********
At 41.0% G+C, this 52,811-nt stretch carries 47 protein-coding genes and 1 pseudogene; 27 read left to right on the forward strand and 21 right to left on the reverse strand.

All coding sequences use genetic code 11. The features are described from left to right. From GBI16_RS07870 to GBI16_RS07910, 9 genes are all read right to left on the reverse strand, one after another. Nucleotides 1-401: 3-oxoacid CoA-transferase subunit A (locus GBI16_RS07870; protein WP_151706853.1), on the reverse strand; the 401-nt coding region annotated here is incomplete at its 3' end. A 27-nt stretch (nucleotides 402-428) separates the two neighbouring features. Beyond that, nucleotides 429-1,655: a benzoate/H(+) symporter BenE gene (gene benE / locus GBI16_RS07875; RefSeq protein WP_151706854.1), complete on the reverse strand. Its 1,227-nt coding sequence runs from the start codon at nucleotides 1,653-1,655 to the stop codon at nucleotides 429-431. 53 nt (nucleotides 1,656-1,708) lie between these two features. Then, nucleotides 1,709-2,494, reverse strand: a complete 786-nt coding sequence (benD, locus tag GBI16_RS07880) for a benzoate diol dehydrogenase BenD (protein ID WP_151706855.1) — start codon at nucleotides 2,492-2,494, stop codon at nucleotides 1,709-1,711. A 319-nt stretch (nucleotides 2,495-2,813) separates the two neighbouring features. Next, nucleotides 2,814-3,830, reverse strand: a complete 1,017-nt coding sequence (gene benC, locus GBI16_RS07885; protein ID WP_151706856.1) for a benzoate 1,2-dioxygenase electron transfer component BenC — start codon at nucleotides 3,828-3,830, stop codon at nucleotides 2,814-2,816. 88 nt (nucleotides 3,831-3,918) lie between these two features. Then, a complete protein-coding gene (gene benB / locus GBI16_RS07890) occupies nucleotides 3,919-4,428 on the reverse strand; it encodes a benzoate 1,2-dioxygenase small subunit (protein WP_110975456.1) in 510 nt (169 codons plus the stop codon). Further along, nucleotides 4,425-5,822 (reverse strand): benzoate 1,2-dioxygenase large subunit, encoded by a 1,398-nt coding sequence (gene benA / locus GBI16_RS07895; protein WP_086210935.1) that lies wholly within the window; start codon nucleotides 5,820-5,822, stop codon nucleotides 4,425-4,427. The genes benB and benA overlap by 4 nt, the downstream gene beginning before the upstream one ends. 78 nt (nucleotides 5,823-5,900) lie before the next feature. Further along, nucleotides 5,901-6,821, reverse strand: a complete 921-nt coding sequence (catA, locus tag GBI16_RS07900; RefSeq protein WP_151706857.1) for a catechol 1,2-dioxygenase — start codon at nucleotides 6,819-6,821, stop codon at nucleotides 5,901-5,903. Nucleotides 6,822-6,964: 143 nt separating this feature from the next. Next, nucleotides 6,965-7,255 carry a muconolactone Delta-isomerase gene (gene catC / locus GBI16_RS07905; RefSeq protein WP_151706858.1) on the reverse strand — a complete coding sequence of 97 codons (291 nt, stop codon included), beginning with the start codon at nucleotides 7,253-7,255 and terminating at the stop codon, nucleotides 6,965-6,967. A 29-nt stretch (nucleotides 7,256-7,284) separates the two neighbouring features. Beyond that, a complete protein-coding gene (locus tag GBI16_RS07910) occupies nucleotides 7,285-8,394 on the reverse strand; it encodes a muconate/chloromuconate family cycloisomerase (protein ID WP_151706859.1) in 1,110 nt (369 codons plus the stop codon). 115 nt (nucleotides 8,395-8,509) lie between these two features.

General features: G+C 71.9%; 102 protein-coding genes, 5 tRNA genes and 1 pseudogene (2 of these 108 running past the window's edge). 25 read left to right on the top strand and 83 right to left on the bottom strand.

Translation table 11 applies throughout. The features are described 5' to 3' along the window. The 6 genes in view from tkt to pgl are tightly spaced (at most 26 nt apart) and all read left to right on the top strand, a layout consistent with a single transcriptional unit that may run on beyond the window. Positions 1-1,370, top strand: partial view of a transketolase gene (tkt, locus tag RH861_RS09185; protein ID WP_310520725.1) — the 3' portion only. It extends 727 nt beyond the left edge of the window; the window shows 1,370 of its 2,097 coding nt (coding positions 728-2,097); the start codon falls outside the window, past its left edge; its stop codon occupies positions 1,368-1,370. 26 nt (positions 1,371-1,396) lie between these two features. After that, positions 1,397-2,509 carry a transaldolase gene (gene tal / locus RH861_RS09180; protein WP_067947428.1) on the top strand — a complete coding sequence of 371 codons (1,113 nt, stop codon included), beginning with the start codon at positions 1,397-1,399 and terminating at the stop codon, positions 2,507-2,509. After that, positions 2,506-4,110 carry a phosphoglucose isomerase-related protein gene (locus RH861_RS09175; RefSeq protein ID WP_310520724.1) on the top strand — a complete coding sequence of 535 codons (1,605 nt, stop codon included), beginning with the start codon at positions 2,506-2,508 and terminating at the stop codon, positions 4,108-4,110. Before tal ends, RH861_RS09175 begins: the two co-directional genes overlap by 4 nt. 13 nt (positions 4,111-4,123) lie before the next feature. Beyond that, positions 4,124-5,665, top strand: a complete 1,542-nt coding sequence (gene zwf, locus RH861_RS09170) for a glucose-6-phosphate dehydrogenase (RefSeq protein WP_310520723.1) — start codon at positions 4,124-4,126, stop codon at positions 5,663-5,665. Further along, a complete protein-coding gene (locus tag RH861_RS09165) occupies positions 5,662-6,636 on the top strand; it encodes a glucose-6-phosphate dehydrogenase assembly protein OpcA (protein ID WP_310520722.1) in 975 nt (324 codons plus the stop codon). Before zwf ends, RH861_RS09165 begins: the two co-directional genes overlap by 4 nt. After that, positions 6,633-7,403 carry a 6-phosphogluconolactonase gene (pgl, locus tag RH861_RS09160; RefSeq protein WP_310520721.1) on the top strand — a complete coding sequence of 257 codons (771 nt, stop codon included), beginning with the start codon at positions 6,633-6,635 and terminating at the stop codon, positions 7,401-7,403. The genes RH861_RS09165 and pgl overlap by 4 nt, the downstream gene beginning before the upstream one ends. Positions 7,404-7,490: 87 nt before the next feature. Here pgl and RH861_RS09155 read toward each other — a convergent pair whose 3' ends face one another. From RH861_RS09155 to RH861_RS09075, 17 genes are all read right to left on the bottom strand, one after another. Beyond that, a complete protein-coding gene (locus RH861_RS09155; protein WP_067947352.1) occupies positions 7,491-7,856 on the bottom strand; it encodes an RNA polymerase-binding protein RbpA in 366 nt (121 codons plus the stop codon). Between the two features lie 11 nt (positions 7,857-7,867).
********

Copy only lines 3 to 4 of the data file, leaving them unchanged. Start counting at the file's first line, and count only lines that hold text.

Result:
General features: G+C 71.9%; 102 protein-coding genes, 5 tRNA genes and 1 pseudogene (2 of these 108 running past the window's edge). 25 read left to right on the top strand and 83 right to left on the bottom strand.

Translation table 11 applies throughout. The features are described 5' to 3' along the window. The 6 genes in view from tkt to pgl are tightly spaced (at most 26 nt apart) and all read left to right on the top strand, a layout consistent with a single transcriptional unit that may run on beyond the window. Positions 1-1,370, top strand: partial view of a transketolase gene (tkt, locus tag RH861_RS09185; protein ID WP_310520725.1) — the 3' portion only. It extends 727 nt beyond the left edge of the window; the window shows 1,370 of its 2,097 coding nt (coding positions 728-2,097); the start codon falls outside the window, past its left edge; its stop codon occupies positions 1,368-1,370. 26 nt (positions 1,371-1,396) lie between these two features. After that, positions 1,397-2,509 carry a transaldolase gene (gene tal / locus RH861_RS09180; protein WP_067947428.1) on the top strand — a complete coding sequence of 371 codons (1,113 nt, stop codon included), beginning with the start codon at positions 1,397-1,399 and terminating at the stop codon, positions 2,507-2,509. After that, positions 2,506-4,110 carry a phosphoglucose isomerase-related protein gene (locus RH861_RS09175; RefSeq protein ID WP_310520724.1) on the top strand — a complete coding sequence of 535 codons (1,605 nt, stop codon included), beginning with the start codon at positions 2,506-2,508 and terminating at the stop codon, positions 4,108-4,110. Before tal ends, RH861_RS09175 begins: the two co-directional genes overlap by 4 nt. 13 nt (positions 4,111-4,123) lie before the next feature. Beyond that, positions 4,124-5,665, top strand: a complete 1,542-nt coding sequence (gene zwf, locus RH861_RS09170) for a glucose-6-phosphate dehydrogenase (RefSeq protein WP_310520723.1) — start codon at positions 4,124-4,126, stop codon at positions 5,663-5,665. Further along, a complete protein-coding gene (locus tag RH861_RS09165) occupies positions 5,662-6,636 on the top strand; it encodes a glucose-6-phosphate dehydrogenase assembly protein OpcA (protein ID WP_310520722.1) in 975 nt (324 codons plus the stop codon). Before zwf ends, RH861_RS09165 begins: the two co-directional genes overlap by 4 nt. After that, positions 6,633-7,403 carry a 6-phosphogluconolactonase gene (pgl, locus tag RH861_RS09160; RefSeq protein WP_310520721.1) on the top strand — a complete coding sequence of 257 codons (771 nt, stop codon included), beginning with the start codon at positions 6,633-6,635 and terminating at the stop codon, positions 7,401-7,403. The genes RH861_RS09165 and pgl overlap by 4 nt, the downstream gene beginning before the upstream one ends. Positions 7,404-7,490: 87 nt before the next feature. Here pgl and RH861_RS09155 read toward each other — a convergent pair whose 3' ends face one another. From RH861_RS09155 to RH861_RS09075, 17 genes are all read right to left on the bottom strand, one after another. Beyond that, a complete protein-coding gene (locus RH861_RS09155; protein WP_067947352.1) occupies positions 7,491-7,856 on the bottom strand; it encodes an RNA polymerase-binding protein RbpA in 366 nt (121 codons plus the stop codon). Between the two features lie 11 nt (positions 7,857-7,867).